put into final marketable form in this
country 85,405,173 flno ounces. This
large production wns almost entirely
absorbed by the markets and the aver
age price of silver of -the year shows
n.. ..,,....1 .,!.., ...... ...Kt.l, lm,.!,i lw.r...
"" "" V V i "Vi ' V " iiTi'sJ.Tlio Wilson TnrlfT Held to Have KiiIikmI
f!7 tier p,n. tmvArclH Din m iiflb?. TSf . .-v. .. .-!
year fell about two cents below that
point, ur the silver obtained from
foreign receipts It is estimated that
38,000,000 ounces came from Mexican
ores and bullion nnd 2,000,000' ounces
from mnterials brought into this coun
try from Canada, chiefly from liritish
The totnl production of spelter for
commerce fin- tl.e year 1800, amount
ing to 77,084 short tons, showed a de
crease of 1,071 tons from that of 160.".
Tho productioj. was fully up to the de
mand, however. Of the spelter 31,431
tons came from Illinois and Indiana
districts, 30,331 tons from the Kansas
Missouri region nnd 0,322 tons from
eastern and southern productions. Tho
Intter as well as tho Illinois showed u
decrease, a slight gain being reported
from the Kansas-Missouri region.
As was inevitable In a year of busi
ness depression, the increase in coal
was not large, in fact it is GurprUing
that bituminous coal should J .v
thown anything at all. The output in
1SJG was 141,770,0111) tons, show. nj-:v
pain of 4,71,7V2 tons over 1895. On
the other hand there was a decrease of
0,782,0.")7 short tons in anthracite pro
duction, this amount being greater
than the gain in bituminous. Tho
total coal production was thereforo
103,351, 027 short tons and the total dc-eren-e
as compared with '.895 wai 2,
410,"0." tons, iith ordinary prosper
ity i-iid activity in manufacturing we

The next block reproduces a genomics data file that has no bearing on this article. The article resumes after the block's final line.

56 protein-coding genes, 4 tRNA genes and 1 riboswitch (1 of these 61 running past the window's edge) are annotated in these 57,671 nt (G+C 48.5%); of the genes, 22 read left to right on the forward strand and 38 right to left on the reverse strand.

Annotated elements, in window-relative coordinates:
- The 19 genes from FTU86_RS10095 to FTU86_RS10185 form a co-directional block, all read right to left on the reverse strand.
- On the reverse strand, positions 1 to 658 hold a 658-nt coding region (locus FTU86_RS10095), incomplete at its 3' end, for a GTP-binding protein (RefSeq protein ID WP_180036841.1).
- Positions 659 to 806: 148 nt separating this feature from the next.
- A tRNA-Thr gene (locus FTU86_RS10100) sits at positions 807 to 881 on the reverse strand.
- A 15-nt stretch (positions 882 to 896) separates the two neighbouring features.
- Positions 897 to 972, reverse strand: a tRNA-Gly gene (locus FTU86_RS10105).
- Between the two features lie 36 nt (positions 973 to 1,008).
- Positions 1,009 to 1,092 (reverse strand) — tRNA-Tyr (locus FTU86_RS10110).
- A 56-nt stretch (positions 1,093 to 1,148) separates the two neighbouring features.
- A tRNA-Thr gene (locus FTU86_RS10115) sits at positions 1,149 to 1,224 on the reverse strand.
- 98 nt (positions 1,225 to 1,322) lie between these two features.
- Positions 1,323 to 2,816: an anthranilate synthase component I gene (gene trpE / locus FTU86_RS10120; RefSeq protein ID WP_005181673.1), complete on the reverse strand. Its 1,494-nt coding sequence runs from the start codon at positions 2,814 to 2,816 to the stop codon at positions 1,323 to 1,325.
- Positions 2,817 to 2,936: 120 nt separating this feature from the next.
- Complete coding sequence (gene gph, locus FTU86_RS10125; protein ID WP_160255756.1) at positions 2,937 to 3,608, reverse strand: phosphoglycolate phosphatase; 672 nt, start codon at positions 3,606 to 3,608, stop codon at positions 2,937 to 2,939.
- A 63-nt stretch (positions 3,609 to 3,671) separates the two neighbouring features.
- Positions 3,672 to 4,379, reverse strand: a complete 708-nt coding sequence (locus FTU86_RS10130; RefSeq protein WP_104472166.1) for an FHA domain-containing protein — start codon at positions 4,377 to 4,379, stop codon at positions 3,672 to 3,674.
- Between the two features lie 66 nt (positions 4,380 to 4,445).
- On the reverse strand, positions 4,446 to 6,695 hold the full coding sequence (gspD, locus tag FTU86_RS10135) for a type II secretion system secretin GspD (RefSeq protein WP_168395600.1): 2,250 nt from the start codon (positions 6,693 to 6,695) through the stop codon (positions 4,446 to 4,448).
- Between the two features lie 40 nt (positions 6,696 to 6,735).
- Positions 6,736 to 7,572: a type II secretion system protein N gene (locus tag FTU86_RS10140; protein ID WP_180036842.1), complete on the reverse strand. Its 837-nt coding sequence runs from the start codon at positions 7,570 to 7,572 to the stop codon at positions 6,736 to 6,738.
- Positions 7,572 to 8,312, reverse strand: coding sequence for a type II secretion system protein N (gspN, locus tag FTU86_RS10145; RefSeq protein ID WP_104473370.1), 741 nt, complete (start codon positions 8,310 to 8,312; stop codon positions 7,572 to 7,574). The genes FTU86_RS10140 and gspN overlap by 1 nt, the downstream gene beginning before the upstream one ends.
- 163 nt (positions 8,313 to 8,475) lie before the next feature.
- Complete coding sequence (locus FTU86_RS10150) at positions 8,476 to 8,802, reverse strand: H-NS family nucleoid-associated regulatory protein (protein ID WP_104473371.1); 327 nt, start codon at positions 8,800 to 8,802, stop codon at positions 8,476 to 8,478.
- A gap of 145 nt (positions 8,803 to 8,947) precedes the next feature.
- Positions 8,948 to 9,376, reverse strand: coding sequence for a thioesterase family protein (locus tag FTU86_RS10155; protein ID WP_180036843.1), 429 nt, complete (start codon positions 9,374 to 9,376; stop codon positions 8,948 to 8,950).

would doubtless havo passed 200,000,
Od0 tons before this, and it is to be
hoped that point will be reached in
lt-97. The production of coko showed
a gain of 44.420 tons; chiefly due to the
activity of the Iron and steel trades in
the earlier part of the year. The price
of coal continues very low, the average
for bituminous coal at mines being be
low 31 per ton.
AN OATMEAL TRUST NEXT.
The Mlll of (li Country Arranzln; a
Comblno Hlsh l'r!roi Coiulnc.
Chicago, Jan. 1. The Tribune to
day prints tho follow. ng: "Nearly
every oatmeal and cereal mill in the
L'nitcd States has just entered Into an
agreement that amounts to n trust to
regulate tho output and prices of oat
meal, rolled oats and other breakfast
cereals. The new trust Is called the
Crcal Millers' association. Ten days
ago the representatives of tho mills In
tho trust held a meeting in this city
nnd another meeting probably will bs
held January 12, when It Is likely, if
tho trade outlook has Improved by that
time, there will bo a big udvance in
prices, Tho general manager of the
association is Georges YV. Hrown of
Sioux City, Iowa. Mojt of the mills
that compose tho trust aro located In
Iowa and Ohio.
WRONG MEN" LYNCHED.
Proiecutor Aull llellerei Notion nnd
Winner Did Not Commit MurJer.
Lkxixoto.v, Mo., Jnn. 4. l'roiccutinjj
Attorney Aull of this county said last
night In regard to the report that lie
had secured evidence ugulnst members
of the mob tlmt hauged Nelson und
Winner that ho was thoroughly satis
lied that both men were innocent of
tho murder of Mrs. Winner and her
children, but ns to any facts connect
ing members of the mob with thecrlraa
ue woum ueciiii i tpea.c. uecause n
was a matter to be Invstlirnted bv tlio
- - - -- -- ------ ----..-. - . - - ,, --,
RAILROADING IN 1896.
A Year of Many Dliaupulnttncnt nnd
Urrat I.on of Cnpllul.
CmcAOOt Jan, A. Tho your just
closed has been ono of disappointment
hnd losses In all lines of business, says
the Hallway Ago, hnd as tho railroads
cannot prosper when other Interests
Buffer" they havo paliiftllly reflected the
gencrnl depression. Tho promise of
Increased earnings given early in tllf
year was not sustained, and as a con
sequence many companies which, if
good timeN had begun, would have
bjeu nblc to meet their obligations;
were obliged to default and turn
over possession of their property to
the courts. Instead, therefore, of the
expected decrease in tho number of in
solvencies compared with the previous
yenr. we find an increase in both the
number and mileage of roads placed
In the hands of receivers, although the
capitalization involved is considerably
less. Compared indeed with either
1891. 1893 or 1892, the record of 1890 is
favorable, although nt the best It Is
still bad enough, for It shows that dur
ing last year thirty-four roads, with
.1,841 miles of lines and a bond und
stock capitalization of about S-9j, 000,
000, joined the list of railways opera
ted by receivers.
The five years of financial trouble